By Sally Rawsthorne
Australia is the most crowded streaming market in the world. We have more than double the global average number of players in market. We have around 27 streaming services, and we believe that is absolutely not sustainable,” Spotify Australia and New Zealand MD Kate Vale told Mediaweek recently.
Not that she’s worried about the likelihood of Spotify’s ongoing success. “Usually what happens is that three or four of those survive, and given where we are in market we anticipate being one of those.
“Let’s face it – Spotify has been around for eight years now, so we’re way ahead of the most recent competition. We have a brief that’s very different to [newly launched Apple radio service] Beats 1 – rather than a limited three month trial, Spotify is free for as long as you want it to be,” she noted.
Vale wouldn’t disclose the company’s revenue split between advertising and subscriptions, and while the company also keeps quiet on the number of Australian subscribers, she described the figure as “very healthy”. Spotify’s claim to be the largest and fastest-growing streaming service worldwide is true in Australia, she added. “We don’t disclose our numbers locally, but there are a number of third parties who report data in Australia, like comScore and Nielsen. According to all of them, we’re the fastest-growing and largest in market.”
“Our conversion rate from free
to premium is also pretty high
compared to the rest of the world.“
As to Australia’s position in the global music streaming marketplace, Vale said that we punch well above our weight. “Australia is the 6th largest music market in the world. For our population of a mere 24 million people, the amount of music we’re spending on per capita really stands up on the world stage. That’s pretty significant.
“Our conversion rate from free to premium is also pretty high compared to the rest of the world. We do want people to upgrade to a premium subscription. It’s a superior service. Once you’re paying for it, you can switch your playlist offline, there’s no advertising and you can search for and play pretty much any song that you’d like. The global average is about 25%, and in Australia we’re in the low 30s. Australians are prepared to pay for music,” she said.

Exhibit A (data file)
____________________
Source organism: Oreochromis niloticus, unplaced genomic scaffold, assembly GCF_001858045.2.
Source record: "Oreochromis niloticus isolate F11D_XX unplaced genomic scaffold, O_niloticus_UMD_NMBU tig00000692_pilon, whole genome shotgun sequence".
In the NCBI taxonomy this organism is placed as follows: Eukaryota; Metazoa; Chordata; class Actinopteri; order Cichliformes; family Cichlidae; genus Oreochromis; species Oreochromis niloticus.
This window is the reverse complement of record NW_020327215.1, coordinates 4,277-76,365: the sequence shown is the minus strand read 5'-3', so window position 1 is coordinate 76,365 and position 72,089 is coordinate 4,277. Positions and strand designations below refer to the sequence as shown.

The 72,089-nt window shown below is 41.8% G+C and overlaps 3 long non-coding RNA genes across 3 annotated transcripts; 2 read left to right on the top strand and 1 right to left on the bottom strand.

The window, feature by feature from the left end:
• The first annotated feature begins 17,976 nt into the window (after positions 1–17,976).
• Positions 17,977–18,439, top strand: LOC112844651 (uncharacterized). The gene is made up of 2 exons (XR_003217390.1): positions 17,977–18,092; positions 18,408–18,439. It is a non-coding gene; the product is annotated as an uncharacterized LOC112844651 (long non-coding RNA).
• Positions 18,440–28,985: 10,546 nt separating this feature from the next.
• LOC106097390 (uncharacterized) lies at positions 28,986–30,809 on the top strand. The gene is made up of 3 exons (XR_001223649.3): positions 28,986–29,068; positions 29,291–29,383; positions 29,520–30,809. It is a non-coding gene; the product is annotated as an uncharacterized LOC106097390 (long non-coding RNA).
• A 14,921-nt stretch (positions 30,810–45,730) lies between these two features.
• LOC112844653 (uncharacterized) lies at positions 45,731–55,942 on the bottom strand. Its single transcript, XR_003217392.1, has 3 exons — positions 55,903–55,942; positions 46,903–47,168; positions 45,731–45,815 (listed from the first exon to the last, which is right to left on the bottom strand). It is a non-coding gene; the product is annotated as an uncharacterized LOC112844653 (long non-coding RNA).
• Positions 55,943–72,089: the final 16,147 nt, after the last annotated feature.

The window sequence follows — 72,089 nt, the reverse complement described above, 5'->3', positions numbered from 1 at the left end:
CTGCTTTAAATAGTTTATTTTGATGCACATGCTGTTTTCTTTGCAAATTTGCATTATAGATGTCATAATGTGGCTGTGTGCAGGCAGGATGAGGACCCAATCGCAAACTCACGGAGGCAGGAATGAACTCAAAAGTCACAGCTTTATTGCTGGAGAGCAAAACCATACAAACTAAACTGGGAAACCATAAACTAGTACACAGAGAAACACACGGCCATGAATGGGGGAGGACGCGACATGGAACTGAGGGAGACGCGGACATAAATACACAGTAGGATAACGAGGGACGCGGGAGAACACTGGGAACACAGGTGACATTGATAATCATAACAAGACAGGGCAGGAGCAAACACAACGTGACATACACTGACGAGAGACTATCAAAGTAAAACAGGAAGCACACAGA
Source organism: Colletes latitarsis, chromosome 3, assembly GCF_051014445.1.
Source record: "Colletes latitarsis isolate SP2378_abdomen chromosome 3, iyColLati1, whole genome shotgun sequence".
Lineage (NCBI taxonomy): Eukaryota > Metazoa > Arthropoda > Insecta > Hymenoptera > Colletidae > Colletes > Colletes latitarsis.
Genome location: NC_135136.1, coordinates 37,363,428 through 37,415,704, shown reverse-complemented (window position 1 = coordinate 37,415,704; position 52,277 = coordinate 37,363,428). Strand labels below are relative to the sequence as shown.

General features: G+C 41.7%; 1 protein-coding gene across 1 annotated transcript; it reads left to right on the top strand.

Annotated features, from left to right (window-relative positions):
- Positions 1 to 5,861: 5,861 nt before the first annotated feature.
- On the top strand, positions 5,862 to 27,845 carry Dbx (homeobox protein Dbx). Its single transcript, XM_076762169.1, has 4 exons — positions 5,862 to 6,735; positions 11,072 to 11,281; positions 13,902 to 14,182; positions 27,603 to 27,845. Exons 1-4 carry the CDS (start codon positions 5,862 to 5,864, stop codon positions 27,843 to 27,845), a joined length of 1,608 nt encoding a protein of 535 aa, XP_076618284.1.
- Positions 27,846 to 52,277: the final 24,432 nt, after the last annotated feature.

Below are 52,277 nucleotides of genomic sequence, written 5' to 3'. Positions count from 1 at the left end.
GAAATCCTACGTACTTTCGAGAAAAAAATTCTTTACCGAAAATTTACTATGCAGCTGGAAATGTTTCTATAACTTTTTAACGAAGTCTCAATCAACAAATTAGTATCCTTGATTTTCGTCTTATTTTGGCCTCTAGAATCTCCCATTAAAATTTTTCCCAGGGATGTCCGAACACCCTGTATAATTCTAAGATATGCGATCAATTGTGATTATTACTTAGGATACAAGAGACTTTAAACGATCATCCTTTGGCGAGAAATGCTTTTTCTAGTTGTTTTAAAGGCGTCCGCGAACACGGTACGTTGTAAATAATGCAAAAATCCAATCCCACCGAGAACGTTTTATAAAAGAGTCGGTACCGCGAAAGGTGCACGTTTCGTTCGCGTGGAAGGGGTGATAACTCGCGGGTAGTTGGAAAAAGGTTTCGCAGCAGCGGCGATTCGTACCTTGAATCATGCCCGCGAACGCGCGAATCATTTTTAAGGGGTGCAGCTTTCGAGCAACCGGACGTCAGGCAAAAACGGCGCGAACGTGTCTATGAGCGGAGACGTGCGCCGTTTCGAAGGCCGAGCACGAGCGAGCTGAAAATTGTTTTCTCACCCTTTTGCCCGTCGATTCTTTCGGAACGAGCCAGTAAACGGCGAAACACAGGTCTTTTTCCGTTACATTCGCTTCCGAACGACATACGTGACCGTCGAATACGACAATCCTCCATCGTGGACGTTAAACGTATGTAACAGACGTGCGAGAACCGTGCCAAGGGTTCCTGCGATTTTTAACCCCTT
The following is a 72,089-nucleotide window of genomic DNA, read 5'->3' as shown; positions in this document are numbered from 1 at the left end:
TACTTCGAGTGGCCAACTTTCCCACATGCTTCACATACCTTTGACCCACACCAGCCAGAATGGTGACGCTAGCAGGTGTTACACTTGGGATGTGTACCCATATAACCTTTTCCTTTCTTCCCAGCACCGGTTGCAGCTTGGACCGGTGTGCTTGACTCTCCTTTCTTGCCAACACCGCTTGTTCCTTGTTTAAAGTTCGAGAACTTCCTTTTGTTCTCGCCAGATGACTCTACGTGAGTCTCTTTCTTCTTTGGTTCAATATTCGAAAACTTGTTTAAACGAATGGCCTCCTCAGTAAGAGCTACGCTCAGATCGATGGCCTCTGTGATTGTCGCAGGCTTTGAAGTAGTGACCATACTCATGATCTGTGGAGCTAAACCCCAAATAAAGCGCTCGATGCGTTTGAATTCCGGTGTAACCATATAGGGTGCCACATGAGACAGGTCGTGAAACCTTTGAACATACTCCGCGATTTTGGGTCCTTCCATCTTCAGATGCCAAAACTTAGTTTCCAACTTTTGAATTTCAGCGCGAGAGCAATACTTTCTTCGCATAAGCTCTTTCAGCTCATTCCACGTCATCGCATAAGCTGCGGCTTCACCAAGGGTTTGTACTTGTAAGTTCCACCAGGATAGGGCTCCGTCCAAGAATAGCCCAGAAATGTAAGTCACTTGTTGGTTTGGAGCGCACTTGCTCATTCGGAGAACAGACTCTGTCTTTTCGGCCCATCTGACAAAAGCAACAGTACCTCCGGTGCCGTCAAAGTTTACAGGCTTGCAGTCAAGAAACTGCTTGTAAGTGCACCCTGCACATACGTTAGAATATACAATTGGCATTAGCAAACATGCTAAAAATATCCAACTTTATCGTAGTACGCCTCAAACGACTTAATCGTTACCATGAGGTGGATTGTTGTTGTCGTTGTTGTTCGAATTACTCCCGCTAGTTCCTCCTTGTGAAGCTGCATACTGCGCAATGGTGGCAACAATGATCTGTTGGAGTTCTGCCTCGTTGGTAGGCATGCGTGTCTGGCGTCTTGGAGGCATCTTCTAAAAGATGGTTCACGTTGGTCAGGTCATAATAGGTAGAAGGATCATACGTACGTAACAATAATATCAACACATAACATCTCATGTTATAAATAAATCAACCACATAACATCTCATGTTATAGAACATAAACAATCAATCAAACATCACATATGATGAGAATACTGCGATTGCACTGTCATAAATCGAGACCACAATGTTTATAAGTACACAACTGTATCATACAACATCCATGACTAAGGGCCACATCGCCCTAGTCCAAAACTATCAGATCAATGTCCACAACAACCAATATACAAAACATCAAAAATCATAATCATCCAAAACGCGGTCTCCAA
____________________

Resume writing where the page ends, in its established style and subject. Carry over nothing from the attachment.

As to what music she loves, Vale listed a mix of older and more contemporary music. “I like a lot of old school stuff. I really love The Cure and Talking Heads. More recently, I’m into Foals. I have a few playlists – Kate’s Pearlers and Kate’s Chill Out Tunes – that I would encourage anyone to follow me on.”
When we asked what music Australians were listening to at the moment, she pointed us to Australia Top 50, a playlist updated to reflect the most-played songs in the country. At the time of writing, The Weeknd’s “Can’t Feel My Face”, Major Lazer’s “Lean On” and Avicii’s “Waiting For Love” held the top three spots, with ARIA chart-toppers Wiz Khalifa and Charlie Puth, Selena Gomez and A$AP Rocky and Conrad Sewell not far behind.
>> Developments at Spotify